Originally Posted by jjsjjsva
I need to replace the heater core in a 1986 2WD SR5 X-Cab. Anyone done this? Do you have to remove the whole dash or can you just remove the front center stack (if that is even possible).
Any helpful suggestions would be greatly appreciated. Thanks
Yes, the dash has to come out. I'd take the seat(s) out also. It makes it much easier. I've done mine twice ('86). Mine didn't have AC. The core is encased. The ducting connects to the case. I took the complete dash out including the dash pad. This gave me an opportunity to replace all of the foam gaskets that seal the ductwork where ever it connects. I cleaned off the original foam with alcohol, or what was left of it as it had disintegrated. I used a roll of 3/4 by 1/4 foam from Home Depot. I had much better air pressure afterward. That really helped with defrosting.
*Hint: to remove the dash pad you'll need to remove the far right vent. You have to pop out the vane and depress the four metal clips in order to remove the vent. This is the only way to access the 10mm nut that holds the dash pad to the body.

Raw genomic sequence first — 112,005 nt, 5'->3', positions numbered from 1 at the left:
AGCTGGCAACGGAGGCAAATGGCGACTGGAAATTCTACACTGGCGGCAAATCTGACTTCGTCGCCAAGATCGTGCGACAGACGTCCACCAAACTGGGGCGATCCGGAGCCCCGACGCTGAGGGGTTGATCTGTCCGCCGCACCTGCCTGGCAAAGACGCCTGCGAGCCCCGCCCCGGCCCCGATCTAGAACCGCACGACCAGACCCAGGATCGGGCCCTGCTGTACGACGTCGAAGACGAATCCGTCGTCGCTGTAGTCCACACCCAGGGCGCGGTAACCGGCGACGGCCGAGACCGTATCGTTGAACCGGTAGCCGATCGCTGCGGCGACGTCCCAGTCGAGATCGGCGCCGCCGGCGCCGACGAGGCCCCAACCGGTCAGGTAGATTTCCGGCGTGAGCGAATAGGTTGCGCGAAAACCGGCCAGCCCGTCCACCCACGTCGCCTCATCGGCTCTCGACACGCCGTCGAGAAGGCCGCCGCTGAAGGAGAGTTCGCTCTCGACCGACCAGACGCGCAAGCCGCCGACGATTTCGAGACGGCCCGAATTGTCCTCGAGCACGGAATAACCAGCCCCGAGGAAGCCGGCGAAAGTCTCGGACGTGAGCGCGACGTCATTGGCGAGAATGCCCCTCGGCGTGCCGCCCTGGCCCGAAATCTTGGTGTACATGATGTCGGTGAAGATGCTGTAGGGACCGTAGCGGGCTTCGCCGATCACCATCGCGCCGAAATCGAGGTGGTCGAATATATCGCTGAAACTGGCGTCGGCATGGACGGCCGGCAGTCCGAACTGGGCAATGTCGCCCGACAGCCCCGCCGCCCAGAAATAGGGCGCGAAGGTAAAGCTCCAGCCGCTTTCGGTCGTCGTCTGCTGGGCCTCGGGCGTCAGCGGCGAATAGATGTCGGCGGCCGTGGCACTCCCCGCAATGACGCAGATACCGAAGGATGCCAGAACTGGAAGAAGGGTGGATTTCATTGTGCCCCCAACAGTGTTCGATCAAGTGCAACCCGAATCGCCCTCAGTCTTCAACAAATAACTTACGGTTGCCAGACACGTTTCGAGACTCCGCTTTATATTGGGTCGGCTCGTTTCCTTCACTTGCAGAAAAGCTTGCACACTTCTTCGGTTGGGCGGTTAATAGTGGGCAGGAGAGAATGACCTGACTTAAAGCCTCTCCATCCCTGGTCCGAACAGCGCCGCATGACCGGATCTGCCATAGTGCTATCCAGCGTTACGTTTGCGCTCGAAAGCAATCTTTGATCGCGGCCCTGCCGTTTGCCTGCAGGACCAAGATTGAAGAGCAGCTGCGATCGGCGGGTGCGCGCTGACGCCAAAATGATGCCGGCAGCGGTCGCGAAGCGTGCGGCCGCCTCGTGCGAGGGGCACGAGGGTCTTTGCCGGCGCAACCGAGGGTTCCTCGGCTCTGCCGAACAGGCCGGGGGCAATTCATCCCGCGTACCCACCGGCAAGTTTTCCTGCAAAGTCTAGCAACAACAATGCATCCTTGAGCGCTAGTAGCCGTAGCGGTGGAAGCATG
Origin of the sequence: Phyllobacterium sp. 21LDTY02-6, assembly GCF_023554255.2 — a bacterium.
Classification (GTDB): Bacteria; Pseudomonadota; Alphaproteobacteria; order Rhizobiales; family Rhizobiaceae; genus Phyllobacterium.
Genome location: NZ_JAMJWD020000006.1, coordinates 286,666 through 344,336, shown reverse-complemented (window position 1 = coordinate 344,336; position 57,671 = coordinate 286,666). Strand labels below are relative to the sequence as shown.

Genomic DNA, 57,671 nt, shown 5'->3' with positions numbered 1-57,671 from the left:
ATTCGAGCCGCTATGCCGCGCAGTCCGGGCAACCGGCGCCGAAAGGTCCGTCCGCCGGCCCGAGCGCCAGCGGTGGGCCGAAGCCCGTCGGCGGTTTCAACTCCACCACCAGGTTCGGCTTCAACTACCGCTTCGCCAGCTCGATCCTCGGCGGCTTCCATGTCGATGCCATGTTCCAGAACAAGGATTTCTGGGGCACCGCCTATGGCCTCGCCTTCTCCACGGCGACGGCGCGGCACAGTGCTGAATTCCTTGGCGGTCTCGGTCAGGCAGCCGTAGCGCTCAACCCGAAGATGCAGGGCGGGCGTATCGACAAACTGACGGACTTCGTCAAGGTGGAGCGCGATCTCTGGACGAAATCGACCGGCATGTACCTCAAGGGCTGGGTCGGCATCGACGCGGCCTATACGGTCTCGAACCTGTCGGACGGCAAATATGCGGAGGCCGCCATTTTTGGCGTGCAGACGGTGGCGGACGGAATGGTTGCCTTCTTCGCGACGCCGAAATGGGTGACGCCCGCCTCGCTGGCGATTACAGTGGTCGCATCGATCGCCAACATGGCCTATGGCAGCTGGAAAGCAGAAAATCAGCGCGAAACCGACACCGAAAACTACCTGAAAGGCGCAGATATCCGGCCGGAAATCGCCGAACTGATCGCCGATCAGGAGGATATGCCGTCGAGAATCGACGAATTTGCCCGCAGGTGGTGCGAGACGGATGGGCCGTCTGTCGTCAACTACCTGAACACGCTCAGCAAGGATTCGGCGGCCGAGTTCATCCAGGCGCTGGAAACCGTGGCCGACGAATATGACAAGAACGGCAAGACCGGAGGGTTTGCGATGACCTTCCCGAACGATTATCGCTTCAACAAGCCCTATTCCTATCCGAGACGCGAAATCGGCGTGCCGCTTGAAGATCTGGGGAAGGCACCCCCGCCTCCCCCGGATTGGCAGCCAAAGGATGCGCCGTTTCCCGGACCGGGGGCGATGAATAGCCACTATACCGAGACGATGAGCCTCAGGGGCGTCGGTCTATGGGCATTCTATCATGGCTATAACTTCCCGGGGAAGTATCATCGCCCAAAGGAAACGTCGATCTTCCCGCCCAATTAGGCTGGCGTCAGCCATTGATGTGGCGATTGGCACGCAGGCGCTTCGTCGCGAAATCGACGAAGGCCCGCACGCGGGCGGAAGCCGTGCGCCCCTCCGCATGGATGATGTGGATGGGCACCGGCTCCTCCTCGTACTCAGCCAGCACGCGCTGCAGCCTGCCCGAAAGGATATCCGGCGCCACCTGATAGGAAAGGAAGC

When you do a new heater core, you'll also need to replace two O rings that connect the core flanges to the two lead out pipes that go through the firewall. There are also two circular clips that clinch the pipes to the core flanges that should be repalced also. Those are dealer items. Give your VIN to the parts counter at Toyota and they'll give you the correct clips and O rings.
There are a number of cables that connect to the core case. They're held in place by a toothed clip. Before you unclip them, mark them with a Sharpie so that they can be put back in the exact position. If you don't, you'll be dicking around with them in order to get the duct doors to open or close properly or in coordination. It's a headache you don't need when you think that you've finished.
It's a bitch to do the first time. Expect to spend a good 6 hours. Take some digital phots as you dis-assemble. It helps for re-assembly. There are a shitload of screws holding the whole joint together. Have a few different containers for different screws.